No problem, I think you’ll like it!
Pshychology argues that you’re either an introvert or extrovert. Your natural tendency is always there. You can learn behavior, but your initial nature is still there. 70% is genetically influenced- we can only switch sides for a period of time due to trauma or enviornment change.
Ways to deal with an introvert:
•The major difference between extroverts and introverts is that whereas extroverts thrive on being around others, introverts need time to be alone, to retreat into themselves and gain energy back. Social events supply extroverts with energy; such events drain an introvert’s energy. Because of this, the most important thing that you can do for an introvert is to give them space when they need it. Do not take it personally. If they do not want to spend time with you sometimes, it is probably not because they don’t like you, but rather because they just like being alone sometimes. Don’t take it the wrong way: not everyone is as outgoing as you!
•Take the time to get to know your introvert. Introverts naturally tend to be more reserved. They may even come across as aloof and uncaring. But that does not mean that they are! Many introverts are really cool people- but you have to take the time to pull them out of their shells so you can discover more about them.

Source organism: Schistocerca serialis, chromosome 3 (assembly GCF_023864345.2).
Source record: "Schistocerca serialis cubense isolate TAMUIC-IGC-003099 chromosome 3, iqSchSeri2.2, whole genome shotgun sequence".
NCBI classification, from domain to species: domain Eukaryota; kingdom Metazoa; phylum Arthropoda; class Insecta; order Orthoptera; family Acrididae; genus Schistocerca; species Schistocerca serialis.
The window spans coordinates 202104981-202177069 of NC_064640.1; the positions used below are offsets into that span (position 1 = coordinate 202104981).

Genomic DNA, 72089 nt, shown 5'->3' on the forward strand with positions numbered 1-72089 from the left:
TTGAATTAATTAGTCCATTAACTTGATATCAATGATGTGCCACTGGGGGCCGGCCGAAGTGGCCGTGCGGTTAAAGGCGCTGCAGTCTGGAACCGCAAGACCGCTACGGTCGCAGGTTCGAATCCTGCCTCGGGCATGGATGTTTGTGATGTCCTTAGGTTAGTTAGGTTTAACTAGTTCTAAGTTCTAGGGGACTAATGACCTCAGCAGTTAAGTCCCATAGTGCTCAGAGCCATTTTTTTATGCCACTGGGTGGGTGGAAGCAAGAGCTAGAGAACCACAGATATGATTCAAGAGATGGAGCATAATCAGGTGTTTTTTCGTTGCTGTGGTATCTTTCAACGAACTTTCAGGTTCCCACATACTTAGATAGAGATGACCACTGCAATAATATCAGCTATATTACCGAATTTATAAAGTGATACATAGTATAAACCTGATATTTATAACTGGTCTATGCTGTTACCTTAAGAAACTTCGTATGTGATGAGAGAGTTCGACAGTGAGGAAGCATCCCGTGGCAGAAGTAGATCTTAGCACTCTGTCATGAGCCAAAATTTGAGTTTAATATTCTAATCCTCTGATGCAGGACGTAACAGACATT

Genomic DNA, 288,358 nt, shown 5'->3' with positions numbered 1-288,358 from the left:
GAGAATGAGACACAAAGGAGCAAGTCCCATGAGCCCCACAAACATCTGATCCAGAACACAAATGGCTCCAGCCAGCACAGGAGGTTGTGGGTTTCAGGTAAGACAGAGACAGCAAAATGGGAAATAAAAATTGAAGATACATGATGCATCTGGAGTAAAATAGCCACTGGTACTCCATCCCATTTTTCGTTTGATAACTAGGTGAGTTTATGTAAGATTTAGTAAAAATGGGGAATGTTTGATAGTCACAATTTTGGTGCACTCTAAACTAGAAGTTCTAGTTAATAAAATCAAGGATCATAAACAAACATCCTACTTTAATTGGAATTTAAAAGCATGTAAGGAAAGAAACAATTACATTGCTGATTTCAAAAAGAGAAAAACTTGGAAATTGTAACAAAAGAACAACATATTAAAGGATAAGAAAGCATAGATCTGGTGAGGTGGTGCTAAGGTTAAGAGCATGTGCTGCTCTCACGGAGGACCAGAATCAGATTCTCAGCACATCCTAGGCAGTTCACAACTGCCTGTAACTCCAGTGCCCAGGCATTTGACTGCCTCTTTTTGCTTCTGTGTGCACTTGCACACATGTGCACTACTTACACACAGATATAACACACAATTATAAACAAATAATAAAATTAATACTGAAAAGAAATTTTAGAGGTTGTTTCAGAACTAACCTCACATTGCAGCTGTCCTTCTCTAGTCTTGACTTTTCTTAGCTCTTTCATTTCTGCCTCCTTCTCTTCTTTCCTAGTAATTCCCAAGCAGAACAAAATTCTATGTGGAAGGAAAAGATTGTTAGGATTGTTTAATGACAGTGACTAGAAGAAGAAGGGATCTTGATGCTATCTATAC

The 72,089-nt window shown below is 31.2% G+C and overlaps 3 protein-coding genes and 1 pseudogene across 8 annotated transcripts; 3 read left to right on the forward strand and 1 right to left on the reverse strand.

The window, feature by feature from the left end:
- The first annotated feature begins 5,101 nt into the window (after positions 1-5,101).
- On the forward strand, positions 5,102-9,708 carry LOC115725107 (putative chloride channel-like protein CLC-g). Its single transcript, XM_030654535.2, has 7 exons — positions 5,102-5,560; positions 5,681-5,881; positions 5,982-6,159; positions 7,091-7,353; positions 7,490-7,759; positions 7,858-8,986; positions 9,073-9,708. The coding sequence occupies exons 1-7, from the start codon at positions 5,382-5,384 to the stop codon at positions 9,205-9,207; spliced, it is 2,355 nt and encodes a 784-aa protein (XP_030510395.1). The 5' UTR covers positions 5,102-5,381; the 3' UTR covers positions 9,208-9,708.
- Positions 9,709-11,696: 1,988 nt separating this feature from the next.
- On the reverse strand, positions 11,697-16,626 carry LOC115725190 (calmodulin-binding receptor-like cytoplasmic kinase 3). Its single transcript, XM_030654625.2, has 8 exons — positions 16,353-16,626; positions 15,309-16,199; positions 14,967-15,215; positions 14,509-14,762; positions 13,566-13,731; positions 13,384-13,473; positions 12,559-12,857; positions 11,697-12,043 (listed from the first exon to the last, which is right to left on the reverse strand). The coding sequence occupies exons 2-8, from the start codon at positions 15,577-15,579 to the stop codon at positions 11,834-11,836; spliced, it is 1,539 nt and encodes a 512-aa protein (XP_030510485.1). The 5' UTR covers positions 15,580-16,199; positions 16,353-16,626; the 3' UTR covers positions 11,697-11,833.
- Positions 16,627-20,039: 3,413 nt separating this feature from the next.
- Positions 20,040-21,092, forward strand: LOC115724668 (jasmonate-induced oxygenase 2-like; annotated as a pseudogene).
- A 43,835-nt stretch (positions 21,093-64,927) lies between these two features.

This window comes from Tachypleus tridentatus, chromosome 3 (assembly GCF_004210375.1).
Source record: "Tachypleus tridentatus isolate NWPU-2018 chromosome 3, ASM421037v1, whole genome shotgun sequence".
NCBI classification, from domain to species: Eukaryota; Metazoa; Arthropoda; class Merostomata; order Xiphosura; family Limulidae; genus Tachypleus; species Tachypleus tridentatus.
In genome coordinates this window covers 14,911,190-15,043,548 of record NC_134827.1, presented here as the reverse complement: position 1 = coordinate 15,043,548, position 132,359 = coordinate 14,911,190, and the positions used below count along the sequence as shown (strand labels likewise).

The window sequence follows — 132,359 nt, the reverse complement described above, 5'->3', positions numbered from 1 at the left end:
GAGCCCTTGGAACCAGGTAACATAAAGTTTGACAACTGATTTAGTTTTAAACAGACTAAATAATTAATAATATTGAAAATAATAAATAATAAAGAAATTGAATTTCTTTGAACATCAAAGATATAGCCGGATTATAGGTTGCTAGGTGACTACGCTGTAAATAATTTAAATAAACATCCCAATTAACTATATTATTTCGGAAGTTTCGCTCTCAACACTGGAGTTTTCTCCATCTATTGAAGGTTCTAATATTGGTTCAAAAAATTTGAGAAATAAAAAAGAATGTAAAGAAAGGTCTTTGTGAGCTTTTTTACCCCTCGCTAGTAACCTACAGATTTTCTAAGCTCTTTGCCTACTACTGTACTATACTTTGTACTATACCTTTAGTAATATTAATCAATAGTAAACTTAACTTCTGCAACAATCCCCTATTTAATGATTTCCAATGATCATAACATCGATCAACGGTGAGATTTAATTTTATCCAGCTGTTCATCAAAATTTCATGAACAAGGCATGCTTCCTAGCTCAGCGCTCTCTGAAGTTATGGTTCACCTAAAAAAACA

•Give the introvert time to respond to questions. Whereas extroverts “think out loud”, introverts ponder the questions silently before coming up with an answer. If you ask an introvert questions but never give them adequate time to respond, they will eventually clam up and possibly not even respond to you at all.
•Once an introvert is talking, don’t interrupt them. While others might see such interruptions as normal, introverts often see it as frustrating and rude. Interrupting can break their concentration. You don’t get them talking so often- so when you do, give them a chance to say what they’ve been thinking about!
•When inviting the introvert to do something, give them a way out. Introverts don’t always want to be out doing things, but it can be very difficult when they are expected to. Saying no, even though they want to, can make them feel guilty.
•If an important decision needs to be made, tell the introvert to think about it and get back to you at a later time. The bigger the decision, the more time you should plan on giving them.
•Don’t get worried if you see the introvert staring off into space. Chances are, he or she is lost in thought.
•When interacting with an introvert don’t jump to conclusions. Just because they are being quiet doesn’t mean that there’s anything wrong.
•Recognize that an introvert might need down time after a social outing. Since social events drain energy, introverts can need time to recoup after such events.
•Appreciate your introvert for who they are. Don’t try to sculpt them into who you think they ought to be. Accept that they just aren’t outgoing, nor should they have to be.
It’s a 1 credit class which is $500 a semester(i think?), I have lessons once a week for an hour. So kind of.